My go-to oil recommendations, for at least the past 10 years, have been olive and canola oil. Beautiful green extra virgin olive oil for salads and finishing dishes, and canola oil for cooking, baking and for those who prefer a milder salad dressing. So when I received an invitation to be a guest at “canola camp” in Saskatoon, Canada, I eagerly boarded the plane.
I’ve been recommending canola oil because, of all the cooking oils, it is lowest in saturated fat. Cutting down on saturated fat is one part of a cholesterol lowering diet. And except for flaxseed oil, it is the highest in the anti-inflammatory omega 3 alpha linolenic acid (ALA).
Compared to other vegetable oils, canola is second-highest in plant sterols, which are helpful in lowering blood cholesterol levels.
The smoke point of an oil is the temperature at which it begins to produce a visible smoke. Heated past its smoke point, oil starts to break down, releasing free radicals. Canola oil has the highest smoke point of all the vegetable oils. The only oil with a higher smoke point is peanut, which is why that is often the choice for wok cooking.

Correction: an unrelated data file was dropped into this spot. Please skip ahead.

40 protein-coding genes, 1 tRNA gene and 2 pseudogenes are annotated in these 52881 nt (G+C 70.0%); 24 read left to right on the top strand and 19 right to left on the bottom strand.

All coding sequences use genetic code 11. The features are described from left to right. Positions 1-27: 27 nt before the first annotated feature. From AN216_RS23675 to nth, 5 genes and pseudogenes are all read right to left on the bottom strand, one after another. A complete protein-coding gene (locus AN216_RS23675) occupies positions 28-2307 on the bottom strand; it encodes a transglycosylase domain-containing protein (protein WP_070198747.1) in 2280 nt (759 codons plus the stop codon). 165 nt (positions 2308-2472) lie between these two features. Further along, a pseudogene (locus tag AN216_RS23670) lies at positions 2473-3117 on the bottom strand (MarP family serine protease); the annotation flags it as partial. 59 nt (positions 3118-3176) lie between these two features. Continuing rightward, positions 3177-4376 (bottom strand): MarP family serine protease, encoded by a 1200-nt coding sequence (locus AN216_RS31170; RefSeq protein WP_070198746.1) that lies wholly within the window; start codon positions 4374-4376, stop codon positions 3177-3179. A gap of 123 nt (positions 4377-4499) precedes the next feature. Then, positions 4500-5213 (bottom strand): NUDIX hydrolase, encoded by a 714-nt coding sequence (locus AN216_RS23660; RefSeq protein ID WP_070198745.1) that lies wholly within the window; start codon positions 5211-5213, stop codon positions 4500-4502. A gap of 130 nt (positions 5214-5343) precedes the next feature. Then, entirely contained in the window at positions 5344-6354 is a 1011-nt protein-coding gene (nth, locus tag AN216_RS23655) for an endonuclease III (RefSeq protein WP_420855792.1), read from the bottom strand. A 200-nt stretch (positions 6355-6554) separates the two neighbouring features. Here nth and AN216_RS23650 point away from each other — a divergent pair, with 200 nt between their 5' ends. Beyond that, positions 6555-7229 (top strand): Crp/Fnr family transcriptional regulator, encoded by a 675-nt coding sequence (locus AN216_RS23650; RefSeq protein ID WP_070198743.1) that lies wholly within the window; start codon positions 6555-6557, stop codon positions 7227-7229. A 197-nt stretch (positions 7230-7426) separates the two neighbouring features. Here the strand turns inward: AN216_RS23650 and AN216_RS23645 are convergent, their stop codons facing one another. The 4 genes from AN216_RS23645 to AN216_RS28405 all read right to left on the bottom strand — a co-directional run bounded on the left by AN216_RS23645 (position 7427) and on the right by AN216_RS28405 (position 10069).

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And what did I learn in Canada? First that canola plants are a beautiful yellow when in bloom. Canola belongs to the brassica plant family, which also includes mustard, broccoli and Brussels sprouts. I tasted the leaves and they did have a mustard tanginess. The small brown canola seed is about 45 percent oil. After the oil is extracted, the remains are made into canola meal, which is used for animal feed. I also tasted the meal, and I’m fine with it being given to animals.
There is a crazy internet rumor about canola oil not being a healthy choice. Do not believe it. For a neutral debunking, see snopes.com/fact-check/oil-of-oleacute. For recipes, check out canolainfo.org.